I am already a vegetarian and have been for just over a year. This “decision” was based on nothing more than a month-long experiment to see if I could do it, with no particularly strong ethical basis, health concerns or conviction. My journey began when I still lived in Belfast, where I was surrounded by familiar ingredients and cooking facilities, as well as plenty of excellent restaurants with vegetarian options. So I didn’t have to compromise on taste, variety or treating myself.

So, it’s possible that I would have continued to live a meat-free life without further educating myself, because it was easy. But I did start to read more about the benefits of a vegetarian diet, not just for me but for the planet (and obviously the animals). I’m not going to go into loads more detail on this, because I don’t want to preach about the ethics of it all, but it’s pretty convincing. I am just going to talk about my own choices and efforts to move to veganism in a non-judgemental and honest way.

Veganuary: why?

My views on and commitment to being vegetarian are always becoming stronger. I feel that, for me, there are many good reasons to give up meat and only one selfish reason to keep eating it. But that reason (wanting to) was based mostly on habit and has now disappeared. At the minute I have no desire to eat meat so it’s easy to be veggie. It’s what I want, in every sense.

But what I do still want is milk, cheese, cream, eggs, butter and more butter. But the reasons I believe in vegetarianism also apply logically to veganism. It’s the same argument and I actually think it’s the right thing for me to do, based on what I’ve learned about the dairy industry. Once I started to really think about this, I had to try it.

Veganuary in Australia

I started while in Australia, specifically New South Wales. Very little effort is required to be a vegan here. With a dark chocolate coconut milk ice cream in hand on day 1, I felt pretty good about it.

During the trip, we stayed with a lovely couple along the Great Ocean Road who kindly offered to cook dinner for us. We didn’t think it would be fair to accept the offer and then ask them to cook a vegan meal. This isn’t a great story for me, because by coincidence the vegetable pasta dish they made DID happen to be vegan, apart from the parmesan cheese I voluntarily, though absent-mindedly, sprinkled on top. Oops.

But this was a small blip as far as Australia was concerned. If I had stayed there longer, I’m fairly sure I’d have continued Veganuary with relative ease and pleasure.

Veganuary in Malaysia

The food scene is amazing but a little bit more complex in Malaysia.

The cheapest way to eat in KL is to eat out. Food is a really important part of Malay culture. For example, I’ve learned that “dah makan?” (have you eaten?) can be used as a general greeting instead of saying hello, or how are you.

The food of KL is particularly diverse. You’ll find a mix of Malay, Chinese and Indian cuisines, but it’s also pretty easy to find Italian and other western food. They just love FOOD, all of it. Here we are enjoying an 8 course tasting menu at a vegetarian Mediterranean restaurant in KL (with a Malay twist, i.e. more spicy than expected).

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A vegetarian can survive eating in all kinds of places here, but my favourites are the Indian restaurants. There are loads of them, where the food is cheap, delicious and in most cases, completely or mostly vegetarian.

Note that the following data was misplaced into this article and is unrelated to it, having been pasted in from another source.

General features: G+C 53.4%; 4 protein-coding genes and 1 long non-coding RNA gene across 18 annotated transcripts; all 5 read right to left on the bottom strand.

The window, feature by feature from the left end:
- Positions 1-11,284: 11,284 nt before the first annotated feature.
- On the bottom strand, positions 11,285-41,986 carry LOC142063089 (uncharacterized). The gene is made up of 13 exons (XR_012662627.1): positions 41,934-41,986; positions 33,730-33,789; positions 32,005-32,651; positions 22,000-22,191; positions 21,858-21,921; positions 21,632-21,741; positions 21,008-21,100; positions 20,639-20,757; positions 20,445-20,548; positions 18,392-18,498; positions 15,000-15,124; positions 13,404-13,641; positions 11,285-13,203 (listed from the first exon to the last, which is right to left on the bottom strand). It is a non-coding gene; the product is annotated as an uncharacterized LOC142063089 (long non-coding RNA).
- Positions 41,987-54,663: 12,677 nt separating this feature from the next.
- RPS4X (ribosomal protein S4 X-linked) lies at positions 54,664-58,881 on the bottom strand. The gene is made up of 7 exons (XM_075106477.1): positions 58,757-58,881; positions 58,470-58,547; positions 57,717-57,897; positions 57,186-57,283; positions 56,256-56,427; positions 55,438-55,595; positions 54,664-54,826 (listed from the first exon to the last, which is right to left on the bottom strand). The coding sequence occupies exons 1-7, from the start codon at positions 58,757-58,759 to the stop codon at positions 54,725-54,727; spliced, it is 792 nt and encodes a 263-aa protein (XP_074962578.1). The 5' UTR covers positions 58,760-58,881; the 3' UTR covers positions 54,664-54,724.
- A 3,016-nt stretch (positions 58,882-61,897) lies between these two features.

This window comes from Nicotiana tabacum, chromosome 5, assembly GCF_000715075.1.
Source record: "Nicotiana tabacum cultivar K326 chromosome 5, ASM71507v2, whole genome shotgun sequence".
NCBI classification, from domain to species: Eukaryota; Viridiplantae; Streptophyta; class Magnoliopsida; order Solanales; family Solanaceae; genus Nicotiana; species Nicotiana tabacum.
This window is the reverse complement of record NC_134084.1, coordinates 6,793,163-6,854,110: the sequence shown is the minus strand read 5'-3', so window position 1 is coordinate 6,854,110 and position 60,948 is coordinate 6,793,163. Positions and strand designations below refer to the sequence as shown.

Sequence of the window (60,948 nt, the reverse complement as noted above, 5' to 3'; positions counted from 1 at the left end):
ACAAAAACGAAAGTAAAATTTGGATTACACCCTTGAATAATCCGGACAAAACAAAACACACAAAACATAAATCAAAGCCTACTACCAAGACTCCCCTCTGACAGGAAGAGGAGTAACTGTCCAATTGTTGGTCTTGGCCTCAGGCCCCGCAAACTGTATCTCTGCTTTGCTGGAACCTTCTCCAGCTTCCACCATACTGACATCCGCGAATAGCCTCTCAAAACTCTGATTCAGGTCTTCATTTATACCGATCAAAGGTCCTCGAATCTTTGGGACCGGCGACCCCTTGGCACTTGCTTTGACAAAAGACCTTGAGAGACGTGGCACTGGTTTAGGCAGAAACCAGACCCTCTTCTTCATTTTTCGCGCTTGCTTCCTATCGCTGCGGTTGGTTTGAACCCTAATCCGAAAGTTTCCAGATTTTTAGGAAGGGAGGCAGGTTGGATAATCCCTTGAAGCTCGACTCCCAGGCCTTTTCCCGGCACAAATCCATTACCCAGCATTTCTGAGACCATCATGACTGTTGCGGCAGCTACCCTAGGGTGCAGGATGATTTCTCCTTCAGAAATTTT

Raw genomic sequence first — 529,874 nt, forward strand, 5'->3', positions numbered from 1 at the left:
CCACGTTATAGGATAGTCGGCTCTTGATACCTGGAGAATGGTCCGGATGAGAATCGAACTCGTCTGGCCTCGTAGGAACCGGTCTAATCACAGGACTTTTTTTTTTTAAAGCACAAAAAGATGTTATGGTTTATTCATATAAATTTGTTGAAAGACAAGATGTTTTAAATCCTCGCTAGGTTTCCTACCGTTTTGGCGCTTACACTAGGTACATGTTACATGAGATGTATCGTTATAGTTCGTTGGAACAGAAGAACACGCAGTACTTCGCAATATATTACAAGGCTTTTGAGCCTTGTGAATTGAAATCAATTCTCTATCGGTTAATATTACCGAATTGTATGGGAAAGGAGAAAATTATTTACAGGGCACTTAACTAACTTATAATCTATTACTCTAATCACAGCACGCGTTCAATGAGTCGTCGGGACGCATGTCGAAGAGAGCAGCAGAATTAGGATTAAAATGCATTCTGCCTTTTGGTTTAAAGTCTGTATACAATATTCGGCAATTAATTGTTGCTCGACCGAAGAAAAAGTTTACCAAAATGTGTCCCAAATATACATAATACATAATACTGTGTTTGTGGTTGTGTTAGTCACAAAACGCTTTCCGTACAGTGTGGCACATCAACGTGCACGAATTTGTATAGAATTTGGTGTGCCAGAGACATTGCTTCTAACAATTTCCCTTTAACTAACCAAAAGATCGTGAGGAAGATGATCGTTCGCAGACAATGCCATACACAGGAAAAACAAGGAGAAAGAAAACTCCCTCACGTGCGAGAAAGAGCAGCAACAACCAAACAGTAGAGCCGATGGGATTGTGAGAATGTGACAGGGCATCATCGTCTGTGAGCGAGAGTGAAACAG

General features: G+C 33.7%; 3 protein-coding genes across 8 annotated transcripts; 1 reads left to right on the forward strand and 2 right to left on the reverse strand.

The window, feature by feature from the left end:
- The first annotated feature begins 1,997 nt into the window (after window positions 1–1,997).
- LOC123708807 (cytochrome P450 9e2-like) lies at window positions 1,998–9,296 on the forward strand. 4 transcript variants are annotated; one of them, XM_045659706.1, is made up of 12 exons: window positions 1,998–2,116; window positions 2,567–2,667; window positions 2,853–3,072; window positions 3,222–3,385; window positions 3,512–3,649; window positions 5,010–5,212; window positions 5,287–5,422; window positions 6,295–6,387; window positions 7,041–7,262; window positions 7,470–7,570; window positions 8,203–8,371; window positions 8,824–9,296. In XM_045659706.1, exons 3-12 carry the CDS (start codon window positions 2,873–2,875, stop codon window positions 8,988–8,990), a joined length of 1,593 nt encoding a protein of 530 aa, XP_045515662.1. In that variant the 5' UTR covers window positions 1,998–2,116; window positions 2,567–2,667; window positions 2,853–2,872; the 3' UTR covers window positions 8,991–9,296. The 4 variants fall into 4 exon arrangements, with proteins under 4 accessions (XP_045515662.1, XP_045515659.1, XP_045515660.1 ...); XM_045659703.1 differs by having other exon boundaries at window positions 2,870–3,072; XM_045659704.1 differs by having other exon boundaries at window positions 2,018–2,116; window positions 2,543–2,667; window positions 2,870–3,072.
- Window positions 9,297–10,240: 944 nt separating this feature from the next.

This isn’t the best example of banana leaf curry, but it’s the only picture I have, taken in our first few weeks here. You usually get LOADS of rice which they’ll top up unnecessarily, 3 vegetable side dishes, sometimes dips and pickles, and not pictured here – they finish off with 3 vegetable curries that they’ll pour over the rice. I would say the average cost for one is about RM6, around £1.

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However, a lot of the Indian dishes are probably not vegan. I say “probably” because I often adopt a policy of blissful ignorance when eating out. I have been more aware and careful about my choices since January, but I’m sure I’ve still eaten dairy.

Since Veganuary, I am vegan when cooking or eating at home. We cook our own versions of local dishes and sometimes make a nut roast and all the (meat-free) trimmings on a Sunday. I’ve replaced milk with various alternatives like soy, almond or coconut milk and they’re all perfectly yummy in coffee, with granola, or whatever. Did I mention that I have always LOVED drinking milk? Well, I have. I think there’s nothing better than something rich and chocolatey with a glass of cold milk. So if I can replace milk with non-dairy alternatives and still enjoy life, it’s possible for anyone.

What I’m finding more difficult is identifying things which contain dairy, but not in an obvious way. Not eating an egg is a simple choice, but when it comes to pastry, some types of pasta, condiments, sauces, soups and, tragically for me, lots of Indian food, it’s not so obvious.

My future as a vegan?

I cannot strictly call myself a vegan, because I know that I have eaten dairy and will most likely continue to do so, at least occasionally, while I’m living in Malaysia. But this will mostly be accidental and/or relatively incidental. I am still a vegetarian and at the moment I’m happy to have cut down significantly on dairy, because it moves me in what I see as the right direction, and will make more of an impact than not trying at all. I don’t think I’m going to change the world on my own, but my conscience is (relatively) clear in the knowledge that I’m trying.

Here’s a collage of some food I’ve taken pictures of recently, at home and eating out, including various Indian dishes, our vegan roast dinner, Malay spicy fried rice, and the world’s most delicious big samosa (probably not vegan, sigh).